A handful of defined benefit transfer cases have sent an adviser’s professional indemnity insurance premiums soaring, resulting in him “paying for the privilege of doing the work”.
Steve Carlson, chartered financial planner at Carlson Wealth Management — who has completed three defined benefit pension transfers for his clients in the past five years — saw his PI costs rocket 430 per cent in the past two years and triple since last spring.
The excess on DB cases also increased to £25,000, so Mr Carlson said his capital adequacy requirements have more than doubled as a result.
He said: “It’s absolutely ridiculous. A lot of work went into those cases but now I’m going to end up paying more in increased premiums than the fees the cases generated — I’m going to end up paying for the privilege of doing the work."
Despite paying the extra cost, the insurance does not cover any defined benefit work going forward so Mr Carlson has been forced out of the pension transfer market.
He said: “It seems the small to medium sized firms who would only do the occasional transfer when it was the right thing to do for the client are being forced out of the market as they can't get PI cover to carry on doing that work.
"They are also facing massive increases in PI premiums, even though they are no longer doing DB transfers."
Although Mr Carlson accepted there were numerous cases where consumers had been wrongly told to transfer by "cowboys" who "treated everyone the same", he told FTAdviser there would be “clear client detriment” for those for which transferring out of a DB scheme may have been the right thing to do.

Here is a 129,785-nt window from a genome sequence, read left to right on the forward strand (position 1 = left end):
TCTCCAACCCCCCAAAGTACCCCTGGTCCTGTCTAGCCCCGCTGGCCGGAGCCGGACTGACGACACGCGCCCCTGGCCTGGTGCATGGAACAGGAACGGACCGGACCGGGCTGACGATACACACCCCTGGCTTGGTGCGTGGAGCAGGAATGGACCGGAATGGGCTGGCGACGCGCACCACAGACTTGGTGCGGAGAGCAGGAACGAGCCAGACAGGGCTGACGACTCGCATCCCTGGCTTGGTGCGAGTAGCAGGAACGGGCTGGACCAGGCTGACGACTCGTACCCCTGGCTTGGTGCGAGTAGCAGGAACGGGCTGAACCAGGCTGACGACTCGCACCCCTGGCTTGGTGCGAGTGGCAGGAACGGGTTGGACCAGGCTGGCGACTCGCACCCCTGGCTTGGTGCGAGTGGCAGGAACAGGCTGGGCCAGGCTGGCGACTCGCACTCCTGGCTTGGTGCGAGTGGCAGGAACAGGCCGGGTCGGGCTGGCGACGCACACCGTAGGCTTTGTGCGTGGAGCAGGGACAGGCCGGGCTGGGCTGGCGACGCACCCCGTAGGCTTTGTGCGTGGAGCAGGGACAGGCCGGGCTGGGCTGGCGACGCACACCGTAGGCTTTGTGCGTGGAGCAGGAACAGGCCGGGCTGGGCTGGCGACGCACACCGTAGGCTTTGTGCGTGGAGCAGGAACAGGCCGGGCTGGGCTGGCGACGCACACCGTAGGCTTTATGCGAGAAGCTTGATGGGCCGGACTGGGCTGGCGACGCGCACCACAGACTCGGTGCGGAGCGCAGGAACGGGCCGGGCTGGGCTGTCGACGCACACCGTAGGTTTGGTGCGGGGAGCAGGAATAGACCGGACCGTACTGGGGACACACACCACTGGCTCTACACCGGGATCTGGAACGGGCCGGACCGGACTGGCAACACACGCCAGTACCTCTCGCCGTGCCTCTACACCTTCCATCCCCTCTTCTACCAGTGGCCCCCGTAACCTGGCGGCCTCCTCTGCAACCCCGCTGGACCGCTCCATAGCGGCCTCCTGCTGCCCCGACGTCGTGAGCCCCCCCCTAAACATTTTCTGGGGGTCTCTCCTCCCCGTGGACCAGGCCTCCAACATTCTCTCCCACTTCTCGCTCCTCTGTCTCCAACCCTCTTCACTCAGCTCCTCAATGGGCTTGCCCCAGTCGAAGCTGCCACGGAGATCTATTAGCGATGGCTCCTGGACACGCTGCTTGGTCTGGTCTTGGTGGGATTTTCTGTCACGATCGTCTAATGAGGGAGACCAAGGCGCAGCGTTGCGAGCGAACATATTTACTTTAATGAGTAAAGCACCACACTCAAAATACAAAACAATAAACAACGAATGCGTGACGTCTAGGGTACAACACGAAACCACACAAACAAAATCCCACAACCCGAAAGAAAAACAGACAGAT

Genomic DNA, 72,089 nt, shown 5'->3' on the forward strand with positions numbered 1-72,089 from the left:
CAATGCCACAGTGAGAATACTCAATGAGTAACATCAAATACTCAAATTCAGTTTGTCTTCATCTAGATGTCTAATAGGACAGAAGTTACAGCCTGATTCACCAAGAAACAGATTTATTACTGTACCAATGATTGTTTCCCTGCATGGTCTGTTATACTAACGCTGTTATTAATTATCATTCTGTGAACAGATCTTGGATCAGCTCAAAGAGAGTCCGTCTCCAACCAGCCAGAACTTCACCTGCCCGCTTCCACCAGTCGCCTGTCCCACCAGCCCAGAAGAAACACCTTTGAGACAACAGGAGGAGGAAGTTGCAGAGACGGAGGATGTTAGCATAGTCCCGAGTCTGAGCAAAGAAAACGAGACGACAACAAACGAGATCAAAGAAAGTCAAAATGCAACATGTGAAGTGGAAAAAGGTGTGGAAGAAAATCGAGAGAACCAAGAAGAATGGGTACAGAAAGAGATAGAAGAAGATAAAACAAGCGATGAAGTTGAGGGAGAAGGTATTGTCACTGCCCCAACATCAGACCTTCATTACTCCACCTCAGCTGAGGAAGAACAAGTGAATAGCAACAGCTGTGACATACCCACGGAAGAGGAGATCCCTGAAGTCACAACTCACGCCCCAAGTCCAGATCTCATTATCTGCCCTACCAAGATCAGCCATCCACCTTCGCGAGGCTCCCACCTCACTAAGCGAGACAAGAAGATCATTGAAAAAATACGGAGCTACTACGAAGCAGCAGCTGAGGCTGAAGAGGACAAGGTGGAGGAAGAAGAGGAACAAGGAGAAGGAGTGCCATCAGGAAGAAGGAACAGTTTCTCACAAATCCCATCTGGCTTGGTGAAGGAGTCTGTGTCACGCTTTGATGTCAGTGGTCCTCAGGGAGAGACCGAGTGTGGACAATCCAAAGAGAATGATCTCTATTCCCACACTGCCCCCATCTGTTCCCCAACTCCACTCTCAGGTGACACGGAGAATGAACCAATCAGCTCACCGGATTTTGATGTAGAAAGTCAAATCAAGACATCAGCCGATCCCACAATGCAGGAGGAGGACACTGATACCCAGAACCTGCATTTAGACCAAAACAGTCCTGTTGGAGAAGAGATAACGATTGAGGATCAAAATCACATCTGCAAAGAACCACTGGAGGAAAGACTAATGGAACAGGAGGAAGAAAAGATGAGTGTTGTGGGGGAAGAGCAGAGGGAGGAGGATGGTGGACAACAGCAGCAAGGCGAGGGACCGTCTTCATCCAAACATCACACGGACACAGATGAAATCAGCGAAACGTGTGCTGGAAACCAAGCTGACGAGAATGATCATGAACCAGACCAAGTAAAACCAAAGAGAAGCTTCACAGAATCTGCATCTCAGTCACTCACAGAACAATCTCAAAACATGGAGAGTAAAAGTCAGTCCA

He said: "I agree most people shouldn’t transfer out of a DB scheme. The majority of my clients have some DB benefits, but I have only recommended 3 transfers.
"Something needed to be done as most advice was to transfer, but I think things have gone too far now, and the PI issue is out of control."
Mr Carlson said there were many advisers, like him, who had been forced out of the transfer market as they could not get PI cover for new cases.
The existing clients of such advisers would have typically been able to get pension transfer advice from their adviser at reduced rates or within the fees already paid.
Now, in order to ascertain whether transferring their pension is the right thing to do, such clients will be forced to pay thousands of pounds for a transfer specialist, which may put off many clients from getting advice, Mr Carlson said.
He said the proposed ban on contingent charging could make things "even worse".
"I come across lots of people who have substantial pensions, but very little cash.
"Those people won’t be able to write a cheque for advice, so they simply won’t be able to get the advice, even if they really need it."